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Facebook Algorithm Changes…. Again.

Facebook Algorithm is crucial to its success.

Facebook lives or dies by its News Feed, so getting it right is imperative. As they announced June 29th, small but significant tweaks to its algorithm – showing more content from the friends you care about and potentially less from pages – it’s also explaining the ‘core values’ that have served as guiding principles behind every improvement to your feed for several years.”

Building a Better News Feed for You

Facebook says that this is the first time these values have been publicly explained. Don’t expect any major plot twists – they’re fairly obvious on the whole – but it’s nice to see the reasoning behind every little tweak the company makes.

“Friends and family come first”

First up, Facebook says it prioritizes posts from close friends and family before any other kind of posts. It tries to learn your preferences for the exact type of posts you want to see depending on things such as how often you like photos from specific people and moves these to the top of your feed.

After friends and family, the company works with two other main expectations. First, that “your feed should inform,” whether with stories from current events, celebrity stories, or recipes.

Second, that “your feed should entertain.” Sometimes that means watching viral video or seeing funny photos, but it seems that even when it’s prioritizing posts from close people, Facebook always wants to make sure your feed doesn’t get too boring.

facebook algorithm change 2016“A platform for all ideas”

Facebook says it’s “not in the business of picking which issues the world should read about.” (Some people would disagree, given the recent trending column ordeal, but I digress.)

Instead, it tries to connect people with ideas and stories they find most meaningful. That doesn’t mean only showing stories that people will find agreeable, but rather those they find most engaging.

For example, a Facebook study last year indicated that over a quarter of the links you read on your News Feed are from opposing political views – people are interested in hearing the opposition, no matter how strongly they disagree.

Facebook says that while it doesn’t favor specific types of sources of ideas, showing the stories people most want to see keeps them using the News Feed longer.

“Authentic communication”

In other words, truthfulness. The company says it works hard to disseminate genuine stories rather than hoaxes or things otherwise “misleading, sensational and spammy.”

If only they could get rid of chainmail posts.

“You control your experience”

This is basically things like allowing you to unfollow or hide posts, as well as mark them as “see first” to prioritize them. If you hide a post from someone, it indicates you probably want to read fewer stories from that person, and the News Feed algorithm reacts accordingly.

“Constant iteration”

Facebook says it views its work as “1 percent finished,” so it’s constantly iterating on the design and using feedback to improve your News Feed. It says it’s looking to be more transparent about the News Feed moving forward, hence today’s updates.

Pages may see less reach as friends and family get higher priority

Going back to the first value mentioned, Facebook says that it’s tweaking the News Feed algorithm to reflect it’s number one priority – connecting you with friends and family.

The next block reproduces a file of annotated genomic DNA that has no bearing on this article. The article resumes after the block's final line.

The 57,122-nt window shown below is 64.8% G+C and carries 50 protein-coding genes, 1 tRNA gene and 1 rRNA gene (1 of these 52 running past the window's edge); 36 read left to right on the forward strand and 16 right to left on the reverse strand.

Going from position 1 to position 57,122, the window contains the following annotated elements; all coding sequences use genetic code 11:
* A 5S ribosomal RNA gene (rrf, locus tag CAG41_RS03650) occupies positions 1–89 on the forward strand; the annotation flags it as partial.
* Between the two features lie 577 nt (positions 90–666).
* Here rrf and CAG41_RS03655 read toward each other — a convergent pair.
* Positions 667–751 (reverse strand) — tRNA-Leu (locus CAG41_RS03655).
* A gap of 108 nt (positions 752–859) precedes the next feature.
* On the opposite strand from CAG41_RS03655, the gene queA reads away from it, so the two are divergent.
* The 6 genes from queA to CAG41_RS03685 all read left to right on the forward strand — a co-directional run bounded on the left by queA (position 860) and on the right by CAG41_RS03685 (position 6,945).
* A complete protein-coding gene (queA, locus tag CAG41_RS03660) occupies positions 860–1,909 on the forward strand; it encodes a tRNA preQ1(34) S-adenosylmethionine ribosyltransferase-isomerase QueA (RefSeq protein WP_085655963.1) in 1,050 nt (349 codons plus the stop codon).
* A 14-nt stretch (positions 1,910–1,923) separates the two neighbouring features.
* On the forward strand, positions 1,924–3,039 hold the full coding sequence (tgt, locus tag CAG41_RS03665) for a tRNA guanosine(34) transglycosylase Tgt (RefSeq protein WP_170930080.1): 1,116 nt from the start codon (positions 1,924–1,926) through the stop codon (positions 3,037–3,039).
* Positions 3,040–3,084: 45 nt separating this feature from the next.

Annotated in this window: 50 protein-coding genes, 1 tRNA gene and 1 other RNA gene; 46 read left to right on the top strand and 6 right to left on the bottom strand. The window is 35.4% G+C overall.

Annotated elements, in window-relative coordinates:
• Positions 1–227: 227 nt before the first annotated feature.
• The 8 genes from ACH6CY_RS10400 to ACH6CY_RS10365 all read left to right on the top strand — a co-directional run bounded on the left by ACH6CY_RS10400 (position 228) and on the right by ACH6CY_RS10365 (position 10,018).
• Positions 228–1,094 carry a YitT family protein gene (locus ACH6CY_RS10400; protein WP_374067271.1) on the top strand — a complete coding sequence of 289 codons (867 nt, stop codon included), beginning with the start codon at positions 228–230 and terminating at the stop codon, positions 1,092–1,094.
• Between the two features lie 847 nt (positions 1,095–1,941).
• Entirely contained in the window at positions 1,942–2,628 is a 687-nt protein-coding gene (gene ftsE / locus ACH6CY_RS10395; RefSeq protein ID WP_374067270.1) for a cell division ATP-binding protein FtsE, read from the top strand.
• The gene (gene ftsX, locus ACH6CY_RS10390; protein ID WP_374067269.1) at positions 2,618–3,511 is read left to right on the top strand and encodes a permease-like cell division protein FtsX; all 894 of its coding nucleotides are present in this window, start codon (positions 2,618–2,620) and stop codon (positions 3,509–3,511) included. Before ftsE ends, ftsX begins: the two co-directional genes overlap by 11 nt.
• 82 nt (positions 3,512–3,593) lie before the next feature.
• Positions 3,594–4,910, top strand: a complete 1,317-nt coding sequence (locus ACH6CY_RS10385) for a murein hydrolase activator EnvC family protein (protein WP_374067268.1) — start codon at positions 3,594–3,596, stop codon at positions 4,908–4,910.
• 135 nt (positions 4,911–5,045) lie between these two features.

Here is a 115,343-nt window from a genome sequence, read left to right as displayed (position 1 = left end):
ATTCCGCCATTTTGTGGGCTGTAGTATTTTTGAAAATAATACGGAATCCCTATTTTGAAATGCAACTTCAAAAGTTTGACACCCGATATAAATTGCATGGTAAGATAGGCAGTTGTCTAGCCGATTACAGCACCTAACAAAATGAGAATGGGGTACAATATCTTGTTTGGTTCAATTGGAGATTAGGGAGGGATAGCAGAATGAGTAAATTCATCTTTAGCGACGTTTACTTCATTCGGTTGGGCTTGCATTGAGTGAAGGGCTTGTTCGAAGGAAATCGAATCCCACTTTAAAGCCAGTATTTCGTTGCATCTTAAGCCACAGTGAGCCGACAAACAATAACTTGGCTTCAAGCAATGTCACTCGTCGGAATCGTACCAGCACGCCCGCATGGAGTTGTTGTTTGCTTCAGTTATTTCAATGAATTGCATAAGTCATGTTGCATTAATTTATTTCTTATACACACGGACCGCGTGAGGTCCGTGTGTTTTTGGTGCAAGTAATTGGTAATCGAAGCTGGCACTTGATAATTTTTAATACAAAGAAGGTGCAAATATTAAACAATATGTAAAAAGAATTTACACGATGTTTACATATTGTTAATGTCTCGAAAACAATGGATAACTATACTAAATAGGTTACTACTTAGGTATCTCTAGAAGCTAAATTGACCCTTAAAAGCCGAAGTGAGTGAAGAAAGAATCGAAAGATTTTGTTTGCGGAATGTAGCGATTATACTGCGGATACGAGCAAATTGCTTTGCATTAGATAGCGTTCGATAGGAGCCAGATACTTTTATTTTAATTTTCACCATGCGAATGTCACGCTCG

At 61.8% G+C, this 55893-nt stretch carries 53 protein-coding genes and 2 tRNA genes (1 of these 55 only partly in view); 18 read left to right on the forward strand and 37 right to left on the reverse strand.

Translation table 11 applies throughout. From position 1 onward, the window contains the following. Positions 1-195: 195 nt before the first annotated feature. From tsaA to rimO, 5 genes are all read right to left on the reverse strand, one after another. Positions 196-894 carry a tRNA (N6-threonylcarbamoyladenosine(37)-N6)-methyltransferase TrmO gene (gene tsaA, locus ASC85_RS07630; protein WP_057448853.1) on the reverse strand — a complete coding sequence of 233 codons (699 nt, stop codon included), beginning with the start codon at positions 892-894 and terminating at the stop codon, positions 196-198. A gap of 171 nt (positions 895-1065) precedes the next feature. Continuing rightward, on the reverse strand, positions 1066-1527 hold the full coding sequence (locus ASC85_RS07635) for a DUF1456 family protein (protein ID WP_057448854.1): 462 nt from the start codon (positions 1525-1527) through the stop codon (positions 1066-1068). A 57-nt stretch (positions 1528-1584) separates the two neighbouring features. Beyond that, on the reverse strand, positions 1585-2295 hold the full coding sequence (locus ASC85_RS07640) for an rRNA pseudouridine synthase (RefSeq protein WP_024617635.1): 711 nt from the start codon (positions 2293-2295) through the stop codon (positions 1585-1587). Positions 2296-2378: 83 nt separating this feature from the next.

The company is making posts by your friends show up higher on your feed, something it says will particularly impact people with many friends. In other words, you’ll have to scroll less to read up on the people you care about.

As part of the change, Facebook says it anticipates “this update may cause reach and referral traffic to decline for some Pages.”

The amount of decline depends on your audience. If your posts tend to be the type of thing people share with their friends and family, they’ll do better. But if you mainly share dry updates, expect your pages to perform a little worse soon.

Adapted from an article by @TheNextWeb

How Facebook Ranks Your Friends

Have you ever wondered how Facebook ranks your friends for you? The company keeps a score for everyone you interact with on the social network.

This affects the order of results when you start typing a name into the search box, the people that appear in your Friends pane when someone visits your profile, whose content shows up in your News Feed, and pretty much any list that displays who you interact with on the site. To put this in layman’s terms, Facebook tracks who you interact with or stalk, and vice versa.

As a result, Facebook users are often curious to know how the service ranks their friends. Many people have created tools to list these figures, and Arjun Sreedharan‘s is one of easiest to use.

You can check your friends’ rankings in just three steps:

  • Drag and drop the following link to your browser’s bookmarks bar: FB Friends Ranking
  • Login to Facebook and click on the bookmark.
  • You will see a list of your Facebook friends’ ranking score (scroll down past the “undefined” entries).
  • The first 15 entries of an example ranking score look like this (names have been blocked out to protect the innocent):
  • fb_rank

    fb rank This script shows you how Facebook ranks all your friends

    As Sreedharan explains, the smaller the friend’s score, the higher the rank:

    The score gives an indication of the length of the edge between you and the friend. I guess only facebook would know what it exactly means

    In other words, unless you’re a Facebook engineer, this number is meaningless by itself. It is only useful when compared to your other friends and/or people who you interact with on Facebook.

    Credit: The Next Web